“The pipeline of qualified women candidates for boards can be increased by adding advisory roles to the board, with a focus on technology, cybersecurity, and disruptive business models. Bringing up female leaders who are one to two levels down from the CEO will also augment the pipeline of available women candidates for recruitment.”
7. Establish “three women on the board” as a corporate governance best practice.
“While much focus in the past has been placed on increasing the percentage of female directors, another approach would be to focus on the absolute number. Research by Harvard Business Review in 2006 revealed that: ‘A clear shift occurs when boards have three or more women. At that critical mass, women tend to be regarded by other board members not as “female directors” but simply as directors, and they don’t report being isolated or ignored.’ Recommendation of a ‘three women’ benchmark by authoritative governance entities . . . could be a catalyst for increasing the number of women appointed to boards.”
K. Sue Redman
8. Give female candidates on the board slate an “at bat” with a governance committee interview.
“Last year, several of the world’s largest institutional shareholders—including BlackRock Inc., State Street Global Advisors, Vanguard Group, and New York City Pension Funds—announced their intent to hold boards accountable for insufficient gender representation. Having these big index funds pushing gender diversity is going to be a huge pressure point and accelerant for progress, so I expect big changes this year. Companies can take proactive action to include high caliber, new directors who bring cognitive diversity to the boardroom by insisting that their governance committees include a minimum of 35% (but ideally 50%) of female candidates on the board search slate—and include those women in the interview process after pairing down the first pass slate. If governance committees meet these very capable potential colleagues, I’m confident we will see a significant uptick in women in the boardroom.”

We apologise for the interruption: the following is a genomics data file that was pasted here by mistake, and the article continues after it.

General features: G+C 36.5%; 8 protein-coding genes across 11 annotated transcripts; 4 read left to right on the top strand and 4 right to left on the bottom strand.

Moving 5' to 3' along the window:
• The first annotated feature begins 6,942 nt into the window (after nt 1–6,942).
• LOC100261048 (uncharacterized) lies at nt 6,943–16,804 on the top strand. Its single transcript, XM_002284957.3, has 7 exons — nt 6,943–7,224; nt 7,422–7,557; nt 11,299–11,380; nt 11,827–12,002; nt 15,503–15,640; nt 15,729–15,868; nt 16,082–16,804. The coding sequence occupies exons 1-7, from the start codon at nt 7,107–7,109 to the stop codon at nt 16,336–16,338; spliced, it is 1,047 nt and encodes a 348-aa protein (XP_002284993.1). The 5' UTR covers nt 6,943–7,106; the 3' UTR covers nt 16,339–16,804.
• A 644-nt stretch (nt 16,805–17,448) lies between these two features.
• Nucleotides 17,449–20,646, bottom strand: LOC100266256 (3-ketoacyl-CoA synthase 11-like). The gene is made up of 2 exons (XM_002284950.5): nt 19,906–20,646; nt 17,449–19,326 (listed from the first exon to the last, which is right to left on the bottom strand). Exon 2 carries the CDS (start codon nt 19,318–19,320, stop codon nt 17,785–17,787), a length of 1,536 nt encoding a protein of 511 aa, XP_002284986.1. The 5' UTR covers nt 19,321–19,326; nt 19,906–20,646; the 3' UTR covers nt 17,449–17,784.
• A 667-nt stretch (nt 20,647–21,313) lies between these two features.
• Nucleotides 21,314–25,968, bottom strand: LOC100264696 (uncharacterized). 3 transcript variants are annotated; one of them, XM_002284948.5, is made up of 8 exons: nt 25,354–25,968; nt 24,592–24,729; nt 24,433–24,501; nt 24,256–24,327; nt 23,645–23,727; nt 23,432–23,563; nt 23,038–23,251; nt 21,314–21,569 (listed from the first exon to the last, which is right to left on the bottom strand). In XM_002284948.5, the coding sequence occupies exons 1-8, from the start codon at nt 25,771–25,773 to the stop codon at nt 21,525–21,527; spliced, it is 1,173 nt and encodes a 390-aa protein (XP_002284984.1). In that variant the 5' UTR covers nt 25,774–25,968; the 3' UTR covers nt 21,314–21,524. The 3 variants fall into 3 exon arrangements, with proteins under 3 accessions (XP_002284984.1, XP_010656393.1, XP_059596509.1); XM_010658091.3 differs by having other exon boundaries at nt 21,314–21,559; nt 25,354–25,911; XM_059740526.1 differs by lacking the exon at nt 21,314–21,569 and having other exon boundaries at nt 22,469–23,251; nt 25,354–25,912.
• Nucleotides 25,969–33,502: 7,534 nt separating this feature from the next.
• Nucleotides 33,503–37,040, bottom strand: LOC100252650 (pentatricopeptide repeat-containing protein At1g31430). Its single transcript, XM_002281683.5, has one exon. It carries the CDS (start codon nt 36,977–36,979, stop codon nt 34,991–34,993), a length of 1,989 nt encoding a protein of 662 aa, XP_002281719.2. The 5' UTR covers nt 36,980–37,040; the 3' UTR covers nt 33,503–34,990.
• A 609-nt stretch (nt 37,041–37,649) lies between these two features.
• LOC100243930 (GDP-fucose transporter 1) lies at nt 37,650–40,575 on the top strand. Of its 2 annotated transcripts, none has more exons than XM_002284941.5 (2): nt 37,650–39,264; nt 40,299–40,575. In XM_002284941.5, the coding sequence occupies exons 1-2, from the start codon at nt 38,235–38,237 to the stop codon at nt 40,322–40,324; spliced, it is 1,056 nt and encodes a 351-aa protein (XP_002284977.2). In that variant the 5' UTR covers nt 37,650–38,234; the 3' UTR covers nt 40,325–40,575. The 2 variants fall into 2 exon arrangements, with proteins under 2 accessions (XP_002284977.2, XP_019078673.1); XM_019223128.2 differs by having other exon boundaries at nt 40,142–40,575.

9. Establish apprenticeships for corporate boards.